Increasing numbers of Kansas hospital workers are rolling up their sleeves each year to help protect the health of their patients and co-workers. During last year’s flu season, more than 9 out of 10 hospital personnel, medical staff, volunteers, students and contractors were immunized against the flu.

A statewide hospital survey conducted annually by the Kansas Healthcare Collaborative (KHC) confirmed that the influenza immunization rate among health care personnel has steadily risen over the past seven years.

According to KHC’s recent survey of 141 Kansas hospitals, the statewide immunization rate of 91 percent during the 2014-15 flu season is the highest yet, and compares favorably with the national rate of 90.4 percent. In contrast, the first statewide survey KHC conducted in 2009 found that only 64 percent of health care workers and medical staff were immunized against the flu.

HCP run chart 2008 15td

“Every year, more and more health care workers make a conscious decision to protect their patients, their co-workers and everyone visiting their facility when they receive their flu shot,” said Kendra Tinsley, KHC executive director. “While we still have much work to do, we are pleased with the significant progress Kansas hospitals have made in this important patient safety initiative in the interest of their communities.”

Since 2008, KHC has campaigned to increase the number of hospital health care personnel receiving seasonal influenza vaccinations as part of its statewide efforts to decrease health care-associated infections. KHC is working with hospitals to achieve a 100 percent immunization rate by providing education, encouraging adoption of best practices and facilitating resource sharing.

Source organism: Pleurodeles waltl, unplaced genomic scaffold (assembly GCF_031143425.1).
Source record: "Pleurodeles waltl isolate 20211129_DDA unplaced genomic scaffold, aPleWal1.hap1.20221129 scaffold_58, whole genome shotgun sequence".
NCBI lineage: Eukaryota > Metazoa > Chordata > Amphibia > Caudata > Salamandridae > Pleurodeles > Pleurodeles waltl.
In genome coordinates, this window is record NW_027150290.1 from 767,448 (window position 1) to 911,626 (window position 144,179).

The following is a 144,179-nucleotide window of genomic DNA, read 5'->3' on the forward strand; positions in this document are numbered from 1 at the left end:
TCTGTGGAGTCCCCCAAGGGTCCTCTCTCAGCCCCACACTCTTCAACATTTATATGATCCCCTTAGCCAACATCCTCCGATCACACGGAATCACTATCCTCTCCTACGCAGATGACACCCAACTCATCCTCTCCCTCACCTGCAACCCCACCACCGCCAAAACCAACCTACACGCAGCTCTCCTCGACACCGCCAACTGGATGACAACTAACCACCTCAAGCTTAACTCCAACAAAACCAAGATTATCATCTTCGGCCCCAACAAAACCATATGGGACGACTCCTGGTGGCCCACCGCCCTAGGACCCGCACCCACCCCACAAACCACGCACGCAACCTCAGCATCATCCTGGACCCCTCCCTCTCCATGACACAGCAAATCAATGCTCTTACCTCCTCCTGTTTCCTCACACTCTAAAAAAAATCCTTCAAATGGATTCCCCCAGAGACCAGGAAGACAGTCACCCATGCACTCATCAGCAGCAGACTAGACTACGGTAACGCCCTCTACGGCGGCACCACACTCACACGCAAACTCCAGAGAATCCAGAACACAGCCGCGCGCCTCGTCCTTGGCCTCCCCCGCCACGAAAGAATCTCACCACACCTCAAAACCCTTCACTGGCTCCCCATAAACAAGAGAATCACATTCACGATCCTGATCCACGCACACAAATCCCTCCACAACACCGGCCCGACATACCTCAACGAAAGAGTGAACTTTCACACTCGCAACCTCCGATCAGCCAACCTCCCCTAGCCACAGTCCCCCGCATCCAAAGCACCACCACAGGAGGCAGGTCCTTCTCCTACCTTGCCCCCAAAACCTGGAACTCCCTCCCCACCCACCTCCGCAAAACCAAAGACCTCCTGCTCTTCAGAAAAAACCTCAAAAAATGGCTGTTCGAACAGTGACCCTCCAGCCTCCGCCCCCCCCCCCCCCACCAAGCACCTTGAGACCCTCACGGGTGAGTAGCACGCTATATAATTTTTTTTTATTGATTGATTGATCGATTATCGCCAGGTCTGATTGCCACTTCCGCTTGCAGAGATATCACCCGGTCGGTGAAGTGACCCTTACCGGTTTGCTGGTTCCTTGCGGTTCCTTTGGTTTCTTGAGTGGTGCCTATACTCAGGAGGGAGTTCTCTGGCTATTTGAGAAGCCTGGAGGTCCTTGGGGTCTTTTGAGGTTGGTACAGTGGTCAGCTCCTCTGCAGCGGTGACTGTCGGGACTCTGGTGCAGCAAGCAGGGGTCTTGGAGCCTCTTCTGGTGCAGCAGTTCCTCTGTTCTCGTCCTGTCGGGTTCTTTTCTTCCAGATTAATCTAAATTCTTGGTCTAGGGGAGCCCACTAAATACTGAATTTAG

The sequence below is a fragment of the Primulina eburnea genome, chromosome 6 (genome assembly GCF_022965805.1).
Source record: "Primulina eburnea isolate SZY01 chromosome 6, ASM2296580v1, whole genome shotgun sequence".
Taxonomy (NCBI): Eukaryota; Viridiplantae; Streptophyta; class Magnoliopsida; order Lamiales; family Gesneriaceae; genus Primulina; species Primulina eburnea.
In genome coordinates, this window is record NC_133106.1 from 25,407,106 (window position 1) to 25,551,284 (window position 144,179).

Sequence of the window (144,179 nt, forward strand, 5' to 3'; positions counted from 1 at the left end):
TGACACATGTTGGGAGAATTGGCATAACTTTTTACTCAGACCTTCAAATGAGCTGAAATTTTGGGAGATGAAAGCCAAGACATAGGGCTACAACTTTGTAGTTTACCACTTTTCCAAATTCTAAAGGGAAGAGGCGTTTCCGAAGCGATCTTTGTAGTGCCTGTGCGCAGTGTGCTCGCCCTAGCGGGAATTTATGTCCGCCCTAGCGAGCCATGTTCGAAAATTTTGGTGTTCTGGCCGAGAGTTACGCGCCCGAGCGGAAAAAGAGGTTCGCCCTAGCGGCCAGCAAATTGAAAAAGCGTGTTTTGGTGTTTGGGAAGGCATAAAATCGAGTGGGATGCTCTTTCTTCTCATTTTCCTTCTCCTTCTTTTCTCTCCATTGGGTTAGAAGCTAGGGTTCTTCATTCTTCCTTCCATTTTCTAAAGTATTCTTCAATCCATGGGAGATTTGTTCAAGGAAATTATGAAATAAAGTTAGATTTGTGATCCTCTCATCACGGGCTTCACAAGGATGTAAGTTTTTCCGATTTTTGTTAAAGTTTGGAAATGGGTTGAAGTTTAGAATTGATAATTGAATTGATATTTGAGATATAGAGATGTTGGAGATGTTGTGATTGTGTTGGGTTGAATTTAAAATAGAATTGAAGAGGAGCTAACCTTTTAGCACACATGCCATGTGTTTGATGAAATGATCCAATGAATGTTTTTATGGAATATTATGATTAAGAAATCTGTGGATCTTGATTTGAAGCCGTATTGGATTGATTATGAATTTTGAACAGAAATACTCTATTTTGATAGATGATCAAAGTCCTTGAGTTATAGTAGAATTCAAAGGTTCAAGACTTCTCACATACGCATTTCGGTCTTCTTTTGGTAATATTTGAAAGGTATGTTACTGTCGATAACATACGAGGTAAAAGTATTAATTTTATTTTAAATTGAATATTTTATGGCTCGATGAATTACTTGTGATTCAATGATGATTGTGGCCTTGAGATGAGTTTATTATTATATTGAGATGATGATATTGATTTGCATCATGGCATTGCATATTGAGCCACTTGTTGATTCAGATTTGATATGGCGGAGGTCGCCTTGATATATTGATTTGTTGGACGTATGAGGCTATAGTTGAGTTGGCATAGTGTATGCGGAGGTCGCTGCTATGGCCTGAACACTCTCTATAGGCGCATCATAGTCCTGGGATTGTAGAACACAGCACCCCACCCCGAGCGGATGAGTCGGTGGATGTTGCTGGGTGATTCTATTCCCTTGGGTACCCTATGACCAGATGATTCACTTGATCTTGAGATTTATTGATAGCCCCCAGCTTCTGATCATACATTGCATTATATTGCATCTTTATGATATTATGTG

The most frequently used methods by Kansas hospitals for ensuring all personnel are immunized include providing education about the flu vaccine, sending reminders, and monitoring progress facility-wide.

Several leading national health care and patient safety organizations have recommended that all hospital health care personnel, including medical staff, receive the seasonal influenza vaccine—a key measure in preventing the spread of influenza.

One key recommendation that now more than one-third (36.9 percent) of Kansas hospitals had adopted in time for last year’s flu season is a condition-of-employment policy, which adds the influenza vaccination to the hospital’s list of required vaccines to be employed, unless medically exempted. Kansas hospitals that have adopted such policies have achieved immunization rates of 95 percent or greater.

National recommendations and resources for hospitals are available on the KHC website at www.khconline.org/initiatives/immunization-project.

KHC is a provider-led 501(c)(3) nonprofit organization with a mission to transform health care through patient-centered initiatives that improve quality, safety and value. Founded in 2008 by the Kansas Hospital Association and the Kansas Medical Society, KHC embodies the commitment of two of the state’s leading health care provider groups to act as a resource and to continuously enhance the quality of care provided to Kansans. For more information about the Kansas Healthcare Collaborative visit www.khconline.org.